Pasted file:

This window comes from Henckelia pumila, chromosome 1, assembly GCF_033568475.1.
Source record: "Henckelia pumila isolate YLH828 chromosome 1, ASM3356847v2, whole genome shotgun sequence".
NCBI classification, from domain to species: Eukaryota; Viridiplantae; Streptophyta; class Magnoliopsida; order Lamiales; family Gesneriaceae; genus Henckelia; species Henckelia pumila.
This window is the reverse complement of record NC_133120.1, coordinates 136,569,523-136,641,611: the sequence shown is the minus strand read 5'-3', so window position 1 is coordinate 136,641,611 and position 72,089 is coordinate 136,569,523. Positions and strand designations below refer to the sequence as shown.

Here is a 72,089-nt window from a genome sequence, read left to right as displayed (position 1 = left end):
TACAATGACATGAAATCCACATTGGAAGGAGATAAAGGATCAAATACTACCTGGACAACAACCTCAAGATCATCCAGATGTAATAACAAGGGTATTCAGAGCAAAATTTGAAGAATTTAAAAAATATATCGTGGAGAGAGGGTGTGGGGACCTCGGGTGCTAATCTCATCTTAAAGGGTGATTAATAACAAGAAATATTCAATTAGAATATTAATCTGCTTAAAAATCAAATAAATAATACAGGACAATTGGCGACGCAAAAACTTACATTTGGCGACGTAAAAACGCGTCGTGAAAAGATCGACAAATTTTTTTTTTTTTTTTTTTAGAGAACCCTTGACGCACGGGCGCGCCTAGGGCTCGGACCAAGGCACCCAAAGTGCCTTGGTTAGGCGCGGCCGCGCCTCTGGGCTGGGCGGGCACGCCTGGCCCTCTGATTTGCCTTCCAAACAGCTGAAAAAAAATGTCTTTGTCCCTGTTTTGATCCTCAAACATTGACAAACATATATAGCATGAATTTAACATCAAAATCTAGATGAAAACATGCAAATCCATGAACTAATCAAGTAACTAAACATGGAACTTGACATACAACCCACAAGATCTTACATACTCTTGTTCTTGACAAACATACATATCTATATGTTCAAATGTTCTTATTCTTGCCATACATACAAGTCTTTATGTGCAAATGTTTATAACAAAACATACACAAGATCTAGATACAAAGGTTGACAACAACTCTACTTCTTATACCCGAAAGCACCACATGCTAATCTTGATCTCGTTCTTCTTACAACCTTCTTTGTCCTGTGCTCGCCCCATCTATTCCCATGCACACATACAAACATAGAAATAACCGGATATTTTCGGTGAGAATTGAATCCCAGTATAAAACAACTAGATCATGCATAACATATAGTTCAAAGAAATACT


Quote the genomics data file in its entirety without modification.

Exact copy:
This window comes from Henckelia pumila, chromosome 1, assembly GCF_033568475.1.
Source record: "Henckelia pumila isolate YLH828 chromosome 1, ASM3356847v2, whole genome shotgun sequence".
NCBI classification, from domain to species: Eukaryota; Viridiplantae; Streptophyta; class Magnoliopsida; order Lamiales; family Gesneriaceae; genus Henckelia; species Henckelia pumila.
This window is the reverse complement of record NC_133120.1, coordinates 136,569,523-136,641,611: the sequence shown is the minus strand read 5'-3', so window position 1 is coordinate 136,641,611 and position 72,089 is coordinate 136,569,523. Positions and strand designations below refer to the sequence as shown.

Here is a 72,089-nt window from a genome sequence, read left to right as displayed (position 1 = left end):
TACAATGACATGAAATCCACATTGGAAGGAGATAAAGGATCAAATACTACCTGGACAACAACCTCAAGATCATCCAGATGTAATAACAAGGGTATTCAGAGCAAAATTTGAAGAATTTAAAAAATATATCGTGGAGAGAGGGTGTGGGGACCTCGGGTGCTAATCTCATCTTAAAGGGTGATTAATAACAAGAAATATTCAATTAGAATATTAATCTGCTTAAAAATCAAATAAATAATACAGGACAATTGGCGACGCAAAAACTTACATTTGGCGACGTAAAAACGCGTCGTGAAAAGATCGACAAATTTTTTTTTTTTTTTTTTTAGAGAACCCTTGACGCACGGGCGCGCCTAGGGCTCGGACCAAGGCACCCAAAGTGCCTTGGTTAGGCGCGGCCGCGCCTCTGGGCTGGGCGGGCACGCCTGGCCCTCTGATTTGCCTTCCAAACAGCTGAAAAAAAATGTCTTTGTCCCTGTTTTGATCCTCAAACATTGACAAACATATATAGCATGAATTTAACATCAAAATCTAGATGAAAACATGCAAATCCATGAACTAATCAAGTAACTAAACATGGAACTTGACATACAACCCACAAGATCTTACATACTCTTGTTCTTGACAAACATACATATCTATATGTTCAAATGTTCTTATTCTTGCCATACATACAAGTCTTTATGTGCAAATGTTTATAACAAAACATACACAAGATCTAGATACAAAGGTTGACAACAACTCTACTTCTTATACCCGAAAGCACCACATGCTAATCTTGATCTCGTTCTTCTTACAACCTTCTTTGTCCTGTGCTCGCCCCATCTATTCCCATGCACACATACAAACATAGAAATAACCGGATATTTTCGGTGAGAATTGAATCCCAGTATAAAACAACTAGATCATGCATAACATATAGTTCAAAGAAATACT